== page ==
- Mainstreaming transparency into law: A government representative explained that the requirements in the EITI Standard had been taken into account in the drafting of the 2014 sector laws, and aspects related to transparency had been integrated in the provisions. The Assembly of the Republic introduced some changes in the Mining Law and Petroleum Law that will allow Mozambicans to have periodic information on the revenues collected by the government from oil and mining operations. The new laws require that companies must be listed on the Stock Exchange, which according to civil society stakeholders mean that Mozambicans will have first-hand access to the operations of these companies in the country.
- Technical improvements to revenue management systems: The production of six EITI reports since 2011 has implicitly strengthened government systems over time. Production of the reports have led to better data systems as the reports have pointed to inconsistencies in data collected from the mining cadastre and the General Taxation Directorate (DGI) as well as to incomplete information, which initially prevented adequate reconciliation of revenues. During the early years, there were significant problems with companies not reporting under their individual Tax Identification Numbers (NUIT), but rather entering the MIREME’s NUIT on their reporting templates, making reconciliation of company payments and government receipts practically impossible, as companies could not be distinguished from each other. As this problem has been resolved over time, the government is now able to track extractive revenue by individual company.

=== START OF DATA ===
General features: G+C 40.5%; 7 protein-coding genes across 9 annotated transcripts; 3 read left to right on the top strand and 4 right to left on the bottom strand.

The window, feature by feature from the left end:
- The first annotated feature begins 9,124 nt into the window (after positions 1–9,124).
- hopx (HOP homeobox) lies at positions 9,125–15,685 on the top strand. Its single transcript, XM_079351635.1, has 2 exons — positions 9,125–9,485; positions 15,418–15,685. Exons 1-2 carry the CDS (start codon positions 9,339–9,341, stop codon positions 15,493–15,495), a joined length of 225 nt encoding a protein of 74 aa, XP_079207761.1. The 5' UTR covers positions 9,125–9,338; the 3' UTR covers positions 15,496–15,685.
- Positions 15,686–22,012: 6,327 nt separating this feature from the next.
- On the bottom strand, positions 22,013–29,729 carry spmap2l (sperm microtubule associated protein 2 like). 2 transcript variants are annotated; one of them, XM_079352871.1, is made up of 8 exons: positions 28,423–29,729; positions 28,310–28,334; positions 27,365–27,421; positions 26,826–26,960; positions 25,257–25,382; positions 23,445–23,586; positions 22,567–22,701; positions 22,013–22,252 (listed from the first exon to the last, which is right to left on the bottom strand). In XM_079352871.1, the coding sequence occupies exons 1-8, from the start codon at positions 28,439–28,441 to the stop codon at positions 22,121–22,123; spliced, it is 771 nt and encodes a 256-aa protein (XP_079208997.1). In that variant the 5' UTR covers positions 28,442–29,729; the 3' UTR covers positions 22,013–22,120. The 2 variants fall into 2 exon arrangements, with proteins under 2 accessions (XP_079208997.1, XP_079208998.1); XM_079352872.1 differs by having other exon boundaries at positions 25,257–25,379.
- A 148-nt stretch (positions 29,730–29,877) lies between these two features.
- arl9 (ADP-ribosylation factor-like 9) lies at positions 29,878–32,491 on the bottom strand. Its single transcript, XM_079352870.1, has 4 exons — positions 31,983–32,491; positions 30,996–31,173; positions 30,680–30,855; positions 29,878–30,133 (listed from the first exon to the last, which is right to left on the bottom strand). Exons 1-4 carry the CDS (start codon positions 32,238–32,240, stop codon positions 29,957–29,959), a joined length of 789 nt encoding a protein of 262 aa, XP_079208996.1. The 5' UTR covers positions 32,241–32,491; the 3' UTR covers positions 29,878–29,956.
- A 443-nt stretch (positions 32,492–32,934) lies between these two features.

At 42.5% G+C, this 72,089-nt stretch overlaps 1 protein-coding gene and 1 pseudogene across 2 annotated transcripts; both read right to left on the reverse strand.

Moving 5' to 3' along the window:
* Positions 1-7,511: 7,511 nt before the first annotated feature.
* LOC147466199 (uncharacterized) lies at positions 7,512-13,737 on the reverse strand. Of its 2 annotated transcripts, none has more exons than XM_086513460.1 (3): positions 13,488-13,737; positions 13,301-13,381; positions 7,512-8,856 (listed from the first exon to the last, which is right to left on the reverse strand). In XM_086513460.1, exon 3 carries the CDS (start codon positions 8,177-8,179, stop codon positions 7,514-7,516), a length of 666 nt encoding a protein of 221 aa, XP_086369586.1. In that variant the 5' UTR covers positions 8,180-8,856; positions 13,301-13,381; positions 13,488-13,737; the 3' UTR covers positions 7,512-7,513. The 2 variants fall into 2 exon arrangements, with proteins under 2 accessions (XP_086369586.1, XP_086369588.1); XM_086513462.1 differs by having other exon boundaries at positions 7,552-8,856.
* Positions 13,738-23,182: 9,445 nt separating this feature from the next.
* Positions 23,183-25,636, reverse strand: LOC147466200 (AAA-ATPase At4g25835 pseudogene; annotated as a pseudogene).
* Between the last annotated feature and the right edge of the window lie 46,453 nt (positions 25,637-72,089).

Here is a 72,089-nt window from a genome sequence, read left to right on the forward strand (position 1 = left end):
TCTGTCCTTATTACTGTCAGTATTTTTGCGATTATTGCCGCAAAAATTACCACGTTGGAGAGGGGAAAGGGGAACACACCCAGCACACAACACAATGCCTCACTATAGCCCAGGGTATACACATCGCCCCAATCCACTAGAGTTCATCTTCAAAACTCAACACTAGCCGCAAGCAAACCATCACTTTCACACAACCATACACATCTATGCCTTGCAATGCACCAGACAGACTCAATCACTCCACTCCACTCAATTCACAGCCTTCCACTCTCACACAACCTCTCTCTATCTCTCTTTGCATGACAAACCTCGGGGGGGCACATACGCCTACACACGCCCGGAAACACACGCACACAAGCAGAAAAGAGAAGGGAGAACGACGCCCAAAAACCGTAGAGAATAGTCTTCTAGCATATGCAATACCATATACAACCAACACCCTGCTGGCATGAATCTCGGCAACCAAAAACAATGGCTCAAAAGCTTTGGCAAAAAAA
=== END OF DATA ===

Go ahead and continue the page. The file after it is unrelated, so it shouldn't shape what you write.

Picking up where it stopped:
A government representative explained that the EITI reporting process had helped identify some technical challenges with regards to collection and verification of company data to help inform the basis for company payments. For example, MIREME provides the data on size of license areas that companies report to the Tax Authority for the calculation of surface rent. The reporting process also highlighted issues to address that would require improved inter-agency cooperation, such as how to deal with companies headquartered in Maputo but with activities in another province. These issues had been partially addressed by the improved license cadastre and more regular inter-agency discussions resulting from the EITI reporting process.